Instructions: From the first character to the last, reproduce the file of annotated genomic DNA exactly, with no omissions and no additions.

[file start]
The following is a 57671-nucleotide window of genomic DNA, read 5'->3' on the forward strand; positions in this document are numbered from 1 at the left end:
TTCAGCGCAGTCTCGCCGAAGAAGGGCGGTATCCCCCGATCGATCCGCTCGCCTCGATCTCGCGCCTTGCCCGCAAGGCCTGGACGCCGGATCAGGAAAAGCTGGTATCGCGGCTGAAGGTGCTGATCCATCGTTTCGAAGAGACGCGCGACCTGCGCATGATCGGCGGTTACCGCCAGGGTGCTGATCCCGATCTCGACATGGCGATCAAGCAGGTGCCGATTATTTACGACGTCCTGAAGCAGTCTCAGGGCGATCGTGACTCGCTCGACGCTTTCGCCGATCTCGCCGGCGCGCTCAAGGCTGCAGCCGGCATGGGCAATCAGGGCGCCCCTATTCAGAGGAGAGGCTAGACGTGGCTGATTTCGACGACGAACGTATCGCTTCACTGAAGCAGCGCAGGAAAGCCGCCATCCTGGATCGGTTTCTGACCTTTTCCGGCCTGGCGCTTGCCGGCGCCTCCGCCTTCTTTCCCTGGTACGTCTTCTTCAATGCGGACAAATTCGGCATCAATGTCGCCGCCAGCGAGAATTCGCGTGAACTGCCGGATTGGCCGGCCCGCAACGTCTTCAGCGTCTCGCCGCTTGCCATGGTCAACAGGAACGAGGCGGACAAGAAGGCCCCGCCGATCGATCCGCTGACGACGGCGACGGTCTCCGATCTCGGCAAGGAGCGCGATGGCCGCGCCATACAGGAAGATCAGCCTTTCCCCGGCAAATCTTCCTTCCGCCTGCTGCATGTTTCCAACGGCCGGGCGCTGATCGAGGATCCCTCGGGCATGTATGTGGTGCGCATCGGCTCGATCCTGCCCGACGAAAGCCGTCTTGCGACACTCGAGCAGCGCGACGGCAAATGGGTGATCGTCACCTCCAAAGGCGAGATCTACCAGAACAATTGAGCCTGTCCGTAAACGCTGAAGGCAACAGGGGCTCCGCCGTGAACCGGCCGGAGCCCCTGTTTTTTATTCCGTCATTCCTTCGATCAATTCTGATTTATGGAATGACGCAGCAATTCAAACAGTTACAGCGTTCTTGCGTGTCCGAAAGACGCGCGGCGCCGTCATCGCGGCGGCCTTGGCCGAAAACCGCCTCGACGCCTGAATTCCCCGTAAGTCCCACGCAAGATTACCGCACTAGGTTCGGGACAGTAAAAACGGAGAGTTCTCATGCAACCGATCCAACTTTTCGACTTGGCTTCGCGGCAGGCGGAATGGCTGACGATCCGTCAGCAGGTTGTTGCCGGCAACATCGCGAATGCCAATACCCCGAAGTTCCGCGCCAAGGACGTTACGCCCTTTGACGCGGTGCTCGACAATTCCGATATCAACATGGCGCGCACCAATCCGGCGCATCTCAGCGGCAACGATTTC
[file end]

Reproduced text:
The following is a 57671-nucleotide window of genomic DNA, read 5'->3' on the forward strand; positions in this document are numbered from 1 at the left end:
TTCAGCGCAGTCTCGCCGAAGAAGGGCGGTATCCCCCGATCGATCCGCTCGCCTCGATCTCGCGCCTTGCCCGCAAGGCCTGGACGCCGGATCAGGAAAAGCTGGTATCGCGGCTGAAGGTGCTGATCCATCGTTTCGAAGAGACGCGCGACCTGCGCATGATCGGCGGTTACCGCCAGGGTGCTGATCCCGATCTCGACATGGCGATCAAGCAGGTGCCGATTATTTACGACGTCCTGAAGCAGTCTCAGGGCGATCGTGACTCGCTCGACGCTTTCGCCGATCTCGCCGGCGCGCTCAAGGCTGCAGCCGGCATGGGCAATCAGGGCGCCCCTATTCAGAGGAGAGGCTAGACGTGGCTGATTTCGACGACGAACGTATCGCTTCACTGAAGCAGCGCAGGAAAGCCGCCATCCTGGATCGGTTTCTGACCTTTTCCGGCCTGGCGCTTGCCGGCGCCTCCGCCTTCTTTCCCTGGTACGTCTTCTTCAATGCGGACAAATTCGGCATCAATGTCGCCGCCAGCGAGAATTCGCGTGAACTGCCGGATTGGCCGGCCCGCAACGTCTTCAGCGTCTCGCCGCTTGCCATGGTCAACAGGAACGAGGCGGACAAGAAGGCCCCGCCGATCGATCCGCTGACGACGGCGACGGTCTCCGATCTCGGCAAGGAGCGCGATGGCCGCGCCATACAGGAAGATCAGCCTTTCCCCGGCAAATCTTCCTTCCGCCTGCTGCATGTTTCCAACGGCCGGGCGCTGATCGAGGATCCCTCGGGCATGTATGTGGTGCGCATCGGCTCGATCCTGCCCGACGAAAGCCGTCTTGCGACACTCGAGCAGCGCGACGGCAAATGGGTGATCGTCACCTCCAAAGGCGAGATCTACCAGAACAATTGAGCCTGTCCGTAAACGCTGAAGGCAACAGGGGCTCCGCCGTGAACCGGCCGGAGCCCCTGTTTTTTATTCCGTCATTCCTTCGATCAATTCTGATTTATGGAATGACGCAGCAATTCAAACAGTTACAGCGTTCTTGCGTGTCCGAAAGACGCGCGGCGCCGTCATCGCGGCGGCCTTGGCCGAAAACCGCCTCGACGCCTGAATTCCCCGTAAGTCCCACGCAAGATTACCGCACTAGGTTCGGGACAGTAAAAACGGAGAGTTCTCATGCAACCGATCCAACTTTTCGACTTGGCTTCGCGGCAGGCGGAATGGCTGACGATCCGTCAGCAGGTTGTTGCCGGCAACATCGCGAATGCCAATACCCCGAAGTTCCGCGCCAAGGACGTTACGCCCTTTGACGCGGTGCTCGACAATTCCGATATCAACATGGCGCGCACCAATCCGGCGCATCTCAGCGGCAACGATTTC